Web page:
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Islamic Fashion & Art: Beauty of Modesty to Resist Islamophobia

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The current political and social situations have created heated relationships between several groups. The hatred against women, including immigrant and Muslim women, has been too visible that many people try to relieve the issue by humanizing Islamic culture through fashion and art, in order to open the world's perspective towards Islam.

Humanizing the Islamic culture does not mean to clandestinely spread the religious teachings, but rather to make people, particularly the non-Muslims to understand the other side of Islam through art and fashion. Though the ones who support Islamophobic views might be skeptical to see this idea, it is not impossible to start.

According to Guardian, an Institute of Arab and Islamic art is going to open in Manhattan under the plan of Qatar's Sheikh Mohammed Rashid Al-Thani. The purpose of the art gallery is to "challenge certain stereotypes and misconceptions that hinder cross-cultural understanding," Al-Thani admitted.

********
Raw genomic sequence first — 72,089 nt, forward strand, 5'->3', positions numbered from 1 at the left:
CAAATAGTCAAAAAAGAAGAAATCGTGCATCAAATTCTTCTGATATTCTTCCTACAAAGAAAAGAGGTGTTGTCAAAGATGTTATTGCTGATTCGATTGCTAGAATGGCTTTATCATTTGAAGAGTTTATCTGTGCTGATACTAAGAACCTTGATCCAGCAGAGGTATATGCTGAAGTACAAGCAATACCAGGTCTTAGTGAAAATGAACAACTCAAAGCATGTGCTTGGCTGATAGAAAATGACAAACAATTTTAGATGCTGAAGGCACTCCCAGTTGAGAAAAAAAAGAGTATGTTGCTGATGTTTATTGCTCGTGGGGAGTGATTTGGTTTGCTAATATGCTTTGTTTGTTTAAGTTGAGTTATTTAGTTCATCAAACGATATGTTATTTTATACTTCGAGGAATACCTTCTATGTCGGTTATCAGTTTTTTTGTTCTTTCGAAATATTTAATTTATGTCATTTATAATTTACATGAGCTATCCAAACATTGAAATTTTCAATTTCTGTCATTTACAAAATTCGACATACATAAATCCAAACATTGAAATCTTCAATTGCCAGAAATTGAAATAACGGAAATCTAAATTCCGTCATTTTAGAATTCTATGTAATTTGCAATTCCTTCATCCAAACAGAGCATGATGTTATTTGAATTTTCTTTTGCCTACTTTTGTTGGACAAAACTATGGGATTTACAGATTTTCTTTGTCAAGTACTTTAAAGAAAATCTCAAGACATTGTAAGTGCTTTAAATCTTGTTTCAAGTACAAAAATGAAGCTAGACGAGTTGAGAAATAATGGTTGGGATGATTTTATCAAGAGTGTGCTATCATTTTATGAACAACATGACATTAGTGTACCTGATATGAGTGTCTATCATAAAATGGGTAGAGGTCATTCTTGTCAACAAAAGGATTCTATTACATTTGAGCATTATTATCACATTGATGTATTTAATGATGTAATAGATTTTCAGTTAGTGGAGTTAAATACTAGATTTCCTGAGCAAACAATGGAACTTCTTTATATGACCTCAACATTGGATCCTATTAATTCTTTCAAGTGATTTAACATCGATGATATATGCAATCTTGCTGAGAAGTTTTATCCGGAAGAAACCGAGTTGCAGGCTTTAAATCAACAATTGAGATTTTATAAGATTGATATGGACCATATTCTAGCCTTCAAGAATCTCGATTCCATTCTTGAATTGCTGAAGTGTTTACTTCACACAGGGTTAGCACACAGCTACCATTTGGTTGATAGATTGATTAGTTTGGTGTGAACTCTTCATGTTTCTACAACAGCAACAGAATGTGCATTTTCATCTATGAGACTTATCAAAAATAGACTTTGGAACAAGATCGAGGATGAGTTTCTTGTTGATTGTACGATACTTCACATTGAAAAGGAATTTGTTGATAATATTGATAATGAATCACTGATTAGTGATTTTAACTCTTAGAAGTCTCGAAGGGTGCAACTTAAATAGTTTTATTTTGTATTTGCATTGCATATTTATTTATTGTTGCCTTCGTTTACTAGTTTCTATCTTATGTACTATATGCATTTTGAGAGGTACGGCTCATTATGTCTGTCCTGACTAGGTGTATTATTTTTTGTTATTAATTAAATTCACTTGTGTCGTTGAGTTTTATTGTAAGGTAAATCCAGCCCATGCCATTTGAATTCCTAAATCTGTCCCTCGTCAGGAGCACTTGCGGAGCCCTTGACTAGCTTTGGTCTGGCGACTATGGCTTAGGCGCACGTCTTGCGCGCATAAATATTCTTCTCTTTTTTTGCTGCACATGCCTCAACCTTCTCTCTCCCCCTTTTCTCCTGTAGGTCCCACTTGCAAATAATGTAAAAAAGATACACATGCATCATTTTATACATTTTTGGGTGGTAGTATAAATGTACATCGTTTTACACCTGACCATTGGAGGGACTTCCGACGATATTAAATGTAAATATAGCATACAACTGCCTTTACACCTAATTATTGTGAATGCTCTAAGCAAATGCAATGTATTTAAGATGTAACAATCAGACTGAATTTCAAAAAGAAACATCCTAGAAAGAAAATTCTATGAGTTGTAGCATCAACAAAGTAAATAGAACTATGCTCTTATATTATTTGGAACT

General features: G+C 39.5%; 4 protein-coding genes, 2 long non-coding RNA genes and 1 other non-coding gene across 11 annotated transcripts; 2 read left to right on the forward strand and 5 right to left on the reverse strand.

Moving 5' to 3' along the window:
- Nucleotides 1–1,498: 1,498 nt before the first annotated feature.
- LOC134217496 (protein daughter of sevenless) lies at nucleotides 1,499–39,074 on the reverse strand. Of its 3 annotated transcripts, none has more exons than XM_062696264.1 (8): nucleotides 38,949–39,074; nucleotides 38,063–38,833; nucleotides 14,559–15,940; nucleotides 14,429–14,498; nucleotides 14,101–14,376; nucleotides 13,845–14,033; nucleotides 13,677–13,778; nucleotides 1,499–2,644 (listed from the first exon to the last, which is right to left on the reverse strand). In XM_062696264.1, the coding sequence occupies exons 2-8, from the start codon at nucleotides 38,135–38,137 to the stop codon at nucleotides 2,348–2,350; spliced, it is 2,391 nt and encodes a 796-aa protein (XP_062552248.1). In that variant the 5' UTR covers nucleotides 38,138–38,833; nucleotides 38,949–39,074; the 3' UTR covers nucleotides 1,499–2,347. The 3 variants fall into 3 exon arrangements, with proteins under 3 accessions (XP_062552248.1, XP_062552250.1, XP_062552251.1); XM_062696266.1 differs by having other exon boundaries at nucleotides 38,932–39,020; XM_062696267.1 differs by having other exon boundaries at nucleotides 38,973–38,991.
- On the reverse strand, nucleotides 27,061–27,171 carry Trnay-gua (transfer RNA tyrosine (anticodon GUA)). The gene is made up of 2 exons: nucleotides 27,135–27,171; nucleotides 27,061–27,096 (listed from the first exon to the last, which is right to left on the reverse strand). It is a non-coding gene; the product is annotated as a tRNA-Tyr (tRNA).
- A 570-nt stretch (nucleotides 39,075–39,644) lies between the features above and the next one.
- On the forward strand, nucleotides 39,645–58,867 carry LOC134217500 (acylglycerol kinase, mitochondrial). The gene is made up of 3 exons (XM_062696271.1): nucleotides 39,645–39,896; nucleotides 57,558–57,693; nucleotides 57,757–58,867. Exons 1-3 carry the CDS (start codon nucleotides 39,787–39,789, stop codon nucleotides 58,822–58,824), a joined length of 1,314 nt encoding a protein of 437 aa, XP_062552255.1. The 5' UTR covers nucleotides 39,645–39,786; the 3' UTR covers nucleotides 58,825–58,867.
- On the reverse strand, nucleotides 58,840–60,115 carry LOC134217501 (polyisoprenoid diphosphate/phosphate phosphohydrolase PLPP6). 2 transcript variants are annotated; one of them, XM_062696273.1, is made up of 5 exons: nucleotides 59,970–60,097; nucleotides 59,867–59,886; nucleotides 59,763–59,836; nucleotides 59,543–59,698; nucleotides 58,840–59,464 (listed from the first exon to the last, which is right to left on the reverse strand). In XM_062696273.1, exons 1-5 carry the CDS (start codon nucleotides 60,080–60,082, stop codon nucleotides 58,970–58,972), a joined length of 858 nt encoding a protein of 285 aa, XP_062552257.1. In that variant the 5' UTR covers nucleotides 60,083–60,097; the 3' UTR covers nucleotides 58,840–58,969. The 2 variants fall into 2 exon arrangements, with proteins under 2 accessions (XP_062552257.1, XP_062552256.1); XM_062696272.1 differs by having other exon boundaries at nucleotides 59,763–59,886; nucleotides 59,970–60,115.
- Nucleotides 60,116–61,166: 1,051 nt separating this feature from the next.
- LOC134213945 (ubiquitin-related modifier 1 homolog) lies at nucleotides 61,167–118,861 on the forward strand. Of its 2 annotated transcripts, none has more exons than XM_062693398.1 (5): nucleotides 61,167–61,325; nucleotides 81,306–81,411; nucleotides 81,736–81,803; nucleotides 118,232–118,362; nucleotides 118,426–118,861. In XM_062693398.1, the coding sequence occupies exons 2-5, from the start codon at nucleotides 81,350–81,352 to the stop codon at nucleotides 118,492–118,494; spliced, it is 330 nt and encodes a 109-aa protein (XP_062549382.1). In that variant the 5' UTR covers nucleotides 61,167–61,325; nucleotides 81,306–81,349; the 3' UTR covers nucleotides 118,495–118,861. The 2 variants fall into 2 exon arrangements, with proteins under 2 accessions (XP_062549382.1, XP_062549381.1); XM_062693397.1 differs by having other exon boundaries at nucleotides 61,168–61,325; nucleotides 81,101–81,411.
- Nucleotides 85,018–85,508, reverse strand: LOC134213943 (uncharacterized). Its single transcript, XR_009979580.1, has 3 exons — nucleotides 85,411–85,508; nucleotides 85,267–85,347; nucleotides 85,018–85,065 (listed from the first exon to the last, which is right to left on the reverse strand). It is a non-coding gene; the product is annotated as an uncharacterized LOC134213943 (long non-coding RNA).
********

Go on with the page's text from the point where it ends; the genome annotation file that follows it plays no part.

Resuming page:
The Islamic art is described by BBC as the expression of essence and meaning of the world rather than the earthly form. The art is not limited to the religious art but includes the artistic traditions. It features geometrical patterns and finds writings and books as a high art form.

Besides through arts, to communicate the message across cultures can be done through fashion. Islamic fashion, notably worn by Muslim women, often seen as a form of expression by the Western culture. But actually, there is a stronger fundamental beyond that, which is a form of modesty.

In a piece of writing by ORANGE Magazine, some Muslim women expressed that covering up is a form of modesty, where they openly feel comfortable to keep their feminine beauty for their significant others and it is liberating for them. Some also express that it is a part of their identity and they are proud to wear it as a self-expression. Muslim women also find that being able to choose to whom they share their bodies are empowering rather than oppressing.

A Muslim fashion designer from Sweden, Iman Aldebe, aims to fill the gaps where Muslim women often cannot fill. According to Al Jazeera, Aldebe decided to adjust the way she wears her headscarf. She admitted that she wants to eliminate the prejudice towards Islam through fashion and challenge the misconception of oppressed Muslim women.

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